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Optimisation Processes. A Key Factor to Solve Complex Problems

In our first post —Breaking Down the Concept of Artificial Intelligence and Dispelling False Myths!— we defined what Artificial Intelligence (AI) is and clarified other terms that tend to generate confusion. To complement it, in this post we will delve a little deeper into the definition of AI, and its connection with the optimisation processes. We will also describe the different types of optimisation, as well as their advantages and disadvantages.


So, What is an Optimisation Process?

It is a mathematical procedure that focuses on finding the best result according to some criteria and conditions. In addition, this procedure combined with AI techniques can achieve optimal results in a more efficient way, by exploring only a small percentage of all possible solutions.

There are several areas of application, ranging from the resolution of complex engineering problems, to AI training, and even economic and transport problems, among others.


Different Types of Optimisation

In order to obtain an optimised result, multi-objective optimisation methods have been studied and designed over time. These methods can be divided into two categories depending on whether they guarantee the best result or “global optimum” (exact method), or not (approximate method).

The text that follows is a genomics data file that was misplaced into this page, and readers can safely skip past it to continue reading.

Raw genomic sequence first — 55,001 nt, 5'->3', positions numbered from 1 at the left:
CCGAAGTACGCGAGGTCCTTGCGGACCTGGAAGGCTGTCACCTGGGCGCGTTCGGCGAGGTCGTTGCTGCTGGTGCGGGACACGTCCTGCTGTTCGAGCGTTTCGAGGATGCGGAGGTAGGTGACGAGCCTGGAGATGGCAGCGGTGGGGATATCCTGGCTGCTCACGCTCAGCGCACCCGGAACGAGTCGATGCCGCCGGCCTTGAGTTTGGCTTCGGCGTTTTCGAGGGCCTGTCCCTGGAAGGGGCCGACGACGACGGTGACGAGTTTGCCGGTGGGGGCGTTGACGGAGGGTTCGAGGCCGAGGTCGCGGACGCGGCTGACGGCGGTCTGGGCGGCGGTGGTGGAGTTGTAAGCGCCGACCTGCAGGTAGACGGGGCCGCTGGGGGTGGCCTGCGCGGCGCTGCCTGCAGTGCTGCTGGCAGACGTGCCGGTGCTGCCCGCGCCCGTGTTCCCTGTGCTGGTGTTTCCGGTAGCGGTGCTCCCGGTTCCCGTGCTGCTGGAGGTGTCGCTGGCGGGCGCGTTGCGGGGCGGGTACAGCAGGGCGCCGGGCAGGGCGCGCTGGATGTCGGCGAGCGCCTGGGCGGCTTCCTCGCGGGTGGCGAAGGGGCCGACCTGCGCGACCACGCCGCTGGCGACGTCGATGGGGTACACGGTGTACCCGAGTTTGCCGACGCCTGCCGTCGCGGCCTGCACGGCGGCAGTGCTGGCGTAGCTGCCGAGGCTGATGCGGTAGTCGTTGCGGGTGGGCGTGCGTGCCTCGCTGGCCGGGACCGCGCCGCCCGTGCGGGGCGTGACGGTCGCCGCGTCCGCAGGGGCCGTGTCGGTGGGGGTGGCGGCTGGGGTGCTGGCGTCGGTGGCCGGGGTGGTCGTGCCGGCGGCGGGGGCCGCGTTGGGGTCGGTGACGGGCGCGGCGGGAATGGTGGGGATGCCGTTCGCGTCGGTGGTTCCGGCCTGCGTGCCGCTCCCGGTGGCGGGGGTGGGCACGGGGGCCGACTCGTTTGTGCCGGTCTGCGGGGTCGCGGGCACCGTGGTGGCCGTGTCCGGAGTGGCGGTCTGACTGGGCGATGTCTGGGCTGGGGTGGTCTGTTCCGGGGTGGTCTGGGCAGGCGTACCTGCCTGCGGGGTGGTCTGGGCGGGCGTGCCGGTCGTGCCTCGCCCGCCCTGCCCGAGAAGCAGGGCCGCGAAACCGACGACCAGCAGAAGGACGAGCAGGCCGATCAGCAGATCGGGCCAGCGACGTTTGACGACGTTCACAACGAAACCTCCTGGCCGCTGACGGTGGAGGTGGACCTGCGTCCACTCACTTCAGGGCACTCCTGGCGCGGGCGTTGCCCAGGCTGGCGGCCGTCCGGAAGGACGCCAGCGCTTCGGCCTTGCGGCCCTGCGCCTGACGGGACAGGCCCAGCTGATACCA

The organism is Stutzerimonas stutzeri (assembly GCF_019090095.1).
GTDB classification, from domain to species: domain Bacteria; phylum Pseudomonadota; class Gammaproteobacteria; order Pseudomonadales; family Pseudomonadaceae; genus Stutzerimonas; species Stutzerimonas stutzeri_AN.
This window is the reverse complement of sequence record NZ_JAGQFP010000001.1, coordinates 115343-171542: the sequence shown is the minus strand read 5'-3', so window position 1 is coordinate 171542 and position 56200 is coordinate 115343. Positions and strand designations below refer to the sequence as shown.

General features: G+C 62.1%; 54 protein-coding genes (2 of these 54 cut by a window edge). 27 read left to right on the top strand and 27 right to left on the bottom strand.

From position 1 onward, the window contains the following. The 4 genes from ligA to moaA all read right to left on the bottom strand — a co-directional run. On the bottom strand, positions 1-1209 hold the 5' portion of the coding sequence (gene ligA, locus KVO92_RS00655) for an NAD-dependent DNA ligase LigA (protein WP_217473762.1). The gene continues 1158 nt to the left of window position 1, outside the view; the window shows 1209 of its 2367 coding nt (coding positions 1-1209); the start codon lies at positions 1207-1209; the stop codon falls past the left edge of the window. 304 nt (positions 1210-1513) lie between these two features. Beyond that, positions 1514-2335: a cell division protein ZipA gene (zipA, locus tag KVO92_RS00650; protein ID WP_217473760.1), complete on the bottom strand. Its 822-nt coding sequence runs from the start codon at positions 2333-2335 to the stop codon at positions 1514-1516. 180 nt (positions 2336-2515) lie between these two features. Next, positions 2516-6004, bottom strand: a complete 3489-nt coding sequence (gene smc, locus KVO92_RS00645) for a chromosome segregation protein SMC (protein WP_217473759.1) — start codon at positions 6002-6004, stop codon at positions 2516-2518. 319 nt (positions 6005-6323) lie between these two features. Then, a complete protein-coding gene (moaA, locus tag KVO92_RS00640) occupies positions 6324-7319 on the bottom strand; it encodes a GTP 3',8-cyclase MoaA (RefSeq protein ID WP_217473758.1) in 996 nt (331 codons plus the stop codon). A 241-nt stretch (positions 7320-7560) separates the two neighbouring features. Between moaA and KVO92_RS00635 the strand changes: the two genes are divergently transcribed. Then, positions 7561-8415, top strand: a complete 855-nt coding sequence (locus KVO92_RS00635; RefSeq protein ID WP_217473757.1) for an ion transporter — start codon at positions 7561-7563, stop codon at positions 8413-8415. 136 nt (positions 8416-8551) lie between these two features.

Although it is always expected to obtain the global optimum, a mathematical definition of the problem is required to apply the exact methods. This definition becomes complicated as the complexity degree of the problem to be optimised increases, it is therefore necessary to use methods that do not guarantee the global optimum.

Among the approximate methods, which do not ensure the global optimum, there are two subcategories—heuristics and metaheuristics. Even though both are focused on trying to get the best results according to a specific problem and its conditions, there is a key difference.



What is that Key Difference?

The techniques used for metaheuristic optimisation are characterised for being more complex and refined, involving therefore a greater diversity of problems, which implies a performance penalty. This loss of performance is the result of not approaching the problem particularities, but as a main advantage, this type of optimisation is ready to be implemented.

Heuristic optimisation, on the other hand, is an ad-hoc designed process for a specific type of problem, allowing high performance. However, implementing these particularities in the problem will lead to cost increases due to the time required to carry out a customisation.


So, What is Better?

There are no better or worse methods, it will depend on the problem and the objectives that we want to achieve. If the results obtained through the metaheuristic optimisation process are “sufficiently” good, there is no need to use a heuristic process. Otherwise, it would be necessary to include the particularities of the problem, thus becoming a heuristic optimisation process.